Malé City council thrown out of city hall

The housing ministry has taken over the Malé City hall and its compound from the opposition dominated city council, in an attempt the deputy mayor says is designed to “wipe out” local governance.

Acting housing minister Thoriq Ibrahim in a letter today ordered the council to vacate the city hall at Galholhu Billorijehige within seven days, and move to a smaller office at Huravee Building. 

The opposition Maldivians Against Brutality coalition has been using the city hall and its compounds for rallies in recent weeks, following the housing ministry’s refusal to lease public spaces for opposition activities.

The housing ministry had taken control of all of Malé City’s public spaces, parks and roads from the city council last year.

According to Thoriq’s letter, President Abdulla Yameen and his cabinet on April 19 decided the city hall and its compounds were better suited for other government offices, which they say are suffering from a lack of space.

The housing ministry today declined to comment on which offices are to move in to the city hall.

In addition to the city hall, the housing ministry also seized control of the local market and a plot of land reclaimed for a new fish market in the northern Malé.

Deputy Mayor Shifa Mohamed said that the cabinet’s decision violates the Decentralization Act.

“The government does not know how to operate within a decentralized system. They don’t want to give even an ounce of power to the people,” Shifa said.

The housing ministry had not consulted the council on the issue, and Shifa claimed the lack of communication “was enough proof that the cabinet’s decision was political.”

The city hall takeover is the latest blow in a long running power struggle between the ministry and the council. Earlier this year, the ministry transferred a third of the council’s employees to the ministry.

In November, the council was shut down after police confiscated several hard drives and documents saying the council was using the documents to gain “unlawful advantages.”

In October, masked individuals wielding machetes uprooted all of Malé City’s Areca palms. When the council attempted to replant the trees, the cabinet announced the council no longer had power over the city roads.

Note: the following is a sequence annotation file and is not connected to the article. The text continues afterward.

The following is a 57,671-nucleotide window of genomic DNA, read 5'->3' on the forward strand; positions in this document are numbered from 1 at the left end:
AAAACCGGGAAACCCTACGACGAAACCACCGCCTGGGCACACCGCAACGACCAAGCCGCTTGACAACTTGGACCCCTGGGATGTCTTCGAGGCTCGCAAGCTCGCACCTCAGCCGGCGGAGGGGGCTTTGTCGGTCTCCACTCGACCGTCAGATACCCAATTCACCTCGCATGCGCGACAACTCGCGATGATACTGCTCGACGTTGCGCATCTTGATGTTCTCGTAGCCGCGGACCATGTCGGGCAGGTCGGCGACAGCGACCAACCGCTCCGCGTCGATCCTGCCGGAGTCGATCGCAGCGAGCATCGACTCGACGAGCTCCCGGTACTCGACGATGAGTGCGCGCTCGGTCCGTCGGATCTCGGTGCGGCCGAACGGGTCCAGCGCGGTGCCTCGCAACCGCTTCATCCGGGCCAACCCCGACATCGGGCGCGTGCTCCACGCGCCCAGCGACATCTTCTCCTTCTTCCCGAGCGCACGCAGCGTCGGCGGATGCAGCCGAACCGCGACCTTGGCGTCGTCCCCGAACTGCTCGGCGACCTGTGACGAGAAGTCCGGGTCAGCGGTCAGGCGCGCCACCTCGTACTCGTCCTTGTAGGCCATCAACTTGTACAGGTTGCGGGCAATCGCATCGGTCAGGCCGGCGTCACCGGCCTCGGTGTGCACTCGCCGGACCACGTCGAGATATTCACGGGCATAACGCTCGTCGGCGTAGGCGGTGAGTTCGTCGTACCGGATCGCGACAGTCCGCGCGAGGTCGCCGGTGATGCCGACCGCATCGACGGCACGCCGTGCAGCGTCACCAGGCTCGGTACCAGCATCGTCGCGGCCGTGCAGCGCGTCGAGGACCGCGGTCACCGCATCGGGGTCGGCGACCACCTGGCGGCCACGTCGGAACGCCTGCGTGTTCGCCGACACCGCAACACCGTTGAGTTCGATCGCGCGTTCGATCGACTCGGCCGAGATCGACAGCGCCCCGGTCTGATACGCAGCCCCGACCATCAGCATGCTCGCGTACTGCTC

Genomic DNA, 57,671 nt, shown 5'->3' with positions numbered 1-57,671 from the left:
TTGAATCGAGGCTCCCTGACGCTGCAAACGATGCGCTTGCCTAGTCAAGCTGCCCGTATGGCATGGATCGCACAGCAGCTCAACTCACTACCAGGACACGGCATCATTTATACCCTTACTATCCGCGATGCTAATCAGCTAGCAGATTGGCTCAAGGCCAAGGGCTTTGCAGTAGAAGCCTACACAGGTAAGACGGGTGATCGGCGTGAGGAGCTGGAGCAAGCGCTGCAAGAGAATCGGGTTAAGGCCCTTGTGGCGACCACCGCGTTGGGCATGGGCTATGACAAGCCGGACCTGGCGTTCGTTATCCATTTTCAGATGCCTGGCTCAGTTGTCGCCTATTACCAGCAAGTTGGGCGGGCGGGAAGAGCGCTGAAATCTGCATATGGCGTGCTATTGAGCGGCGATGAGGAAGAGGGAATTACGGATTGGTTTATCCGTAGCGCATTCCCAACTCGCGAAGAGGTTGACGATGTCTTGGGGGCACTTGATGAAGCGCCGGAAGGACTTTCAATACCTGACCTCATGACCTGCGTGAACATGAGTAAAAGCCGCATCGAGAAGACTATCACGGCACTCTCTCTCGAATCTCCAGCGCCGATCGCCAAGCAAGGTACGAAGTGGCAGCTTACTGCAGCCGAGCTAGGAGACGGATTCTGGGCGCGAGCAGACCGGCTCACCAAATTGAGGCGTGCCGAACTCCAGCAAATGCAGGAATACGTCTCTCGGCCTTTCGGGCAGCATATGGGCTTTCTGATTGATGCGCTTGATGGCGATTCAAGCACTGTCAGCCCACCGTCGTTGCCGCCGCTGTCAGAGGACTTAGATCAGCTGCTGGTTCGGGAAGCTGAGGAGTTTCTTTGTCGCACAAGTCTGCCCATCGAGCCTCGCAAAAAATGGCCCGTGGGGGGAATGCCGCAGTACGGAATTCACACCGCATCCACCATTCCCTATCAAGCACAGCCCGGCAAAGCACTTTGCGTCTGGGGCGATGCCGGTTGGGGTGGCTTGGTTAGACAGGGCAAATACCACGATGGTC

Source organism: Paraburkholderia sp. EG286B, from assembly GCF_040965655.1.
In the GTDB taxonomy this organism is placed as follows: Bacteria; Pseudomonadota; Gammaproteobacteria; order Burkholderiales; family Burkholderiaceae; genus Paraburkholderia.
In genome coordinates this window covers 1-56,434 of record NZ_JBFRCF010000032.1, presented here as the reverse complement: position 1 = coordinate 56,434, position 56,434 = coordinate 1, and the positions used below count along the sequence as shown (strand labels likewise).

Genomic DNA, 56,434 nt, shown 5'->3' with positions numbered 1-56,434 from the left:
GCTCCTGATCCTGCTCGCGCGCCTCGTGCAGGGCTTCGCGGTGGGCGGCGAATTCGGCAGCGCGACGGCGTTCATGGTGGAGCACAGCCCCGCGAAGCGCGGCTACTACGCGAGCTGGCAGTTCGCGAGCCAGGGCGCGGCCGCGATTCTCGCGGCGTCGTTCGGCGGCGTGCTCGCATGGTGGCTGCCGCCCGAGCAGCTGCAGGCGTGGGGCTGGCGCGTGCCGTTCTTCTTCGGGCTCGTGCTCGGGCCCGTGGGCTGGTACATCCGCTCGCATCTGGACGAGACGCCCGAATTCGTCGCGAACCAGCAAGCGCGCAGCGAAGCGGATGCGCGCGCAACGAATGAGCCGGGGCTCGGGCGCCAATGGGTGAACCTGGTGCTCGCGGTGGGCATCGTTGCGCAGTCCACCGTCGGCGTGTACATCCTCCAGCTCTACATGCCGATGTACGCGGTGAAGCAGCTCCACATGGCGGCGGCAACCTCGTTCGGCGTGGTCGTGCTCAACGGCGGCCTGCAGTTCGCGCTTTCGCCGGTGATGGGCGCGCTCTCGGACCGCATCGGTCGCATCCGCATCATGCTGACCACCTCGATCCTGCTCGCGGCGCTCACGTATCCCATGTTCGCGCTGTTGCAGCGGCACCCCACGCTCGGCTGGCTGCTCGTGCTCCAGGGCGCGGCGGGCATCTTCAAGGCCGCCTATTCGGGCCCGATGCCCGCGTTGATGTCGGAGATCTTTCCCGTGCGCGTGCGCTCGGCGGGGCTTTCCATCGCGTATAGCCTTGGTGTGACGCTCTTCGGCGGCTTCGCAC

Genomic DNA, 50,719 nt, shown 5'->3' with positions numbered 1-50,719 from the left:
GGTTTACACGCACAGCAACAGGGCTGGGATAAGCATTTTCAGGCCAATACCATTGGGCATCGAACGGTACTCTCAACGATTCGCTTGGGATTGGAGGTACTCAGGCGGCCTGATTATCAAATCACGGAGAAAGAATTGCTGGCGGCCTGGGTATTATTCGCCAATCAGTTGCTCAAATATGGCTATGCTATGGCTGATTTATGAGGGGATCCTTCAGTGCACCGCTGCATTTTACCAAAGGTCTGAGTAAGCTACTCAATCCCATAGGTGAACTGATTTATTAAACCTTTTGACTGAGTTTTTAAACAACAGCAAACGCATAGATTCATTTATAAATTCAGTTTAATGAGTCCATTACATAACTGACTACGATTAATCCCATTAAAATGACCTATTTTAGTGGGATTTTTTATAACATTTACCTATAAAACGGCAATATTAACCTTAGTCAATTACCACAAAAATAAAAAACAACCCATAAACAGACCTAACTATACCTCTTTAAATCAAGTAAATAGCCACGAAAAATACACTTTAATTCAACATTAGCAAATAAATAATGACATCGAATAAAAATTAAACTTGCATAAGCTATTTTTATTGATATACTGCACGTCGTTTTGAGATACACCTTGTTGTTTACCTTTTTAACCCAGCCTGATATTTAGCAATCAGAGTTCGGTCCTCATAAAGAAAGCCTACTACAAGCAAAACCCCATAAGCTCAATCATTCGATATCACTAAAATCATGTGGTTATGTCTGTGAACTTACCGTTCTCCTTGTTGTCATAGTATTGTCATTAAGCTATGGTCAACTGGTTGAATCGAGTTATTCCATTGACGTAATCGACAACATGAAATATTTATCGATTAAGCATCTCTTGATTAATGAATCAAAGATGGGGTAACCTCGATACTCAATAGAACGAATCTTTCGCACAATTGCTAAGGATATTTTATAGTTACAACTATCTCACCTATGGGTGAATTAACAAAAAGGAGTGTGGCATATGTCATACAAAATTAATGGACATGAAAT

Shifa has previously suggested that the government was ‘destroying decentralisation’ after the housing ministry seized numerous plots of land from the council including two parks, the artificial beach, the carnival area, the south harbour area, Usfasgandu, Dharubaaruge, and the area near the T-Jetty.


City council dismisses allegations of MDP favouritism at City Hall

Malé City Council (MCC) has dismissed suggestions made by the housing minister that it favours the opposition Maldivian Democratic Party (MDP) when renting out Malé City Hall.

An MCC press statement released yesterday (January 11) said the council rents out the hall in accordance to the constitution, laws, and relevant regulations, and that the council does not give preference to any party or individual when renting out the public space.

In a tweet posted on Saturday (January 12) housing minister Dr Mohamed Muizzu alleged that the council premises were “not being used to serve the public”, but instead as an MDP headquarter.

The council’s response condemned the remarks, assuring the public that all private and public events were held at City Hall without discrimination.

The council – dominated by MDP members – also noted that in 2014 alone the council received MVR158,150 (US$10,300) from renting the hall, and that the entire sum has been transferred to the finance ministry to be added to state reserves.

Speaking to Minivan News yesterday, Malé City Deputy Mayor Shifa Mohamed said that the “government is coming up with lies and excuses to take over the building from where MCC is run, after it has already transferred all public spaces and roads under the Council’s authority.”

Shifa has previously suggested that the government was plotting to “destroy decentralization” after the housing ministry seized numerous plots of land from the council including two parks, the artificial beach, carnival area, south harbor, Usfasgandu, Dharubaaruge, and land near the T- Jetty.

With the removal of road maintenance duties in the capital late last year, the council has said it remains in charge only of facilitating construction, issuing death and birth certificates, and cleaning mosques.

Last month, the council expressed concern after 377 of its employees were transferred to the Ministry of Housing and Infrastructure without prior notice – constituting over a third of its workforce.

Speaking at the time, Mayor Mohamed Shihab said that the council has only been operating within the powers granted to it by the Decentralisation Act, adding that the government has been persistently making its work difficult.

In November 2014, nearly all services at the council came to a halt after police confiscated important documents and several hard drives, including the server system necessary for daily operation.

Police searched and confiscated the council’s office on the night of November 26 after a search warrant was requested from the Criminal Court regarding a corruption case against council staff.

However, the council denied the corruption allegations, which had alleged staff had used documents sent by the housing ministry to gain unlawful advantages.

Speaking at the time, Maafannu Hulhangu Constituency Councillor Shamau Shareef said the incident was one of many intended to intimidate the council and to prevent it from providing the services to the people of Malé.

October also saw masked individuals wielding machetes cut down over 30 council-owned areca palm trees along the capital’s main thoroughfare, Majeedhee Magu  – an attack former President Mohamed Nasheed alleged was carried out by off duty special operations officers.